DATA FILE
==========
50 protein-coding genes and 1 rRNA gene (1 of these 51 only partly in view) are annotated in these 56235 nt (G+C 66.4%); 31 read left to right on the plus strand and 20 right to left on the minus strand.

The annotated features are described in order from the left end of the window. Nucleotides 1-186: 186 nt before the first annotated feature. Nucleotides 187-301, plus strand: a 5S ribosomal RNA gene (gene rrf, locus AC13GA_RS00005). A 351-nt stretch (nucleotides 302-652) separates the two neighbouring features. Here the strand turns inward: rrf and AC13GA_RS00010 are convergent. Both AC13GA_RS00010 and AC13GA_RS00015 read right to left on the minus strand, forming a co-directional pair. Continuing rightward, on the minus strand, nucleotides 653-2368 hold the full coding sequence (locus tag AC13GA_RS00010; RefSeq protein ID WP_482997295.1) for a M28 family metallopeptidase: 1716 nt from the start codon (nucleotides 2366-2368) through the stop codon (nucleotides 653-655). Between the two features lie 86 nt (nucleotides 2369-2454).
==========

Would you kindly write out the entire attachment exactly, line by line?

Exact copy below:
50 protein-coding genes and 1 rRNA gene (1 of these 51 only partly in view) are annotated in these 56235 nt (G+C 66.4%); 31 read left to right on the plus strand and 20 right to left on the minus strand.

The annotated features are described in order from the left end of the window. Nucleotides 1-186: 186 nt before the first annotated feature. Nucleotides 187-301, plus strand: a 5S ribosomal RNA gene (gene rrf, locus AC13GA_RS00005). A 351-nt stretch (nucleotides 302-652) separates the two neighbouring features. Here the strand turns inward: rrf and AC13GA_RS00010 are convergent. Both AC13GA_RS00010 and AC13GA_RS00015 read right to left on the minus strand, forming a co-directional pair. Continuing rightward, on the minus strand, nucleotides 653-2368 hold the full coding sequence (locus tag AC13GA_RS00010; RefSeq protein ID WP_482997295.1) for a M28 family metallopeptidase: 1716 nt from the start codon (nucleotides 2366-2368) through the stop codon (nucleotides 653-655). Between the two features lie 86 nt (nucleotides 2369-2454).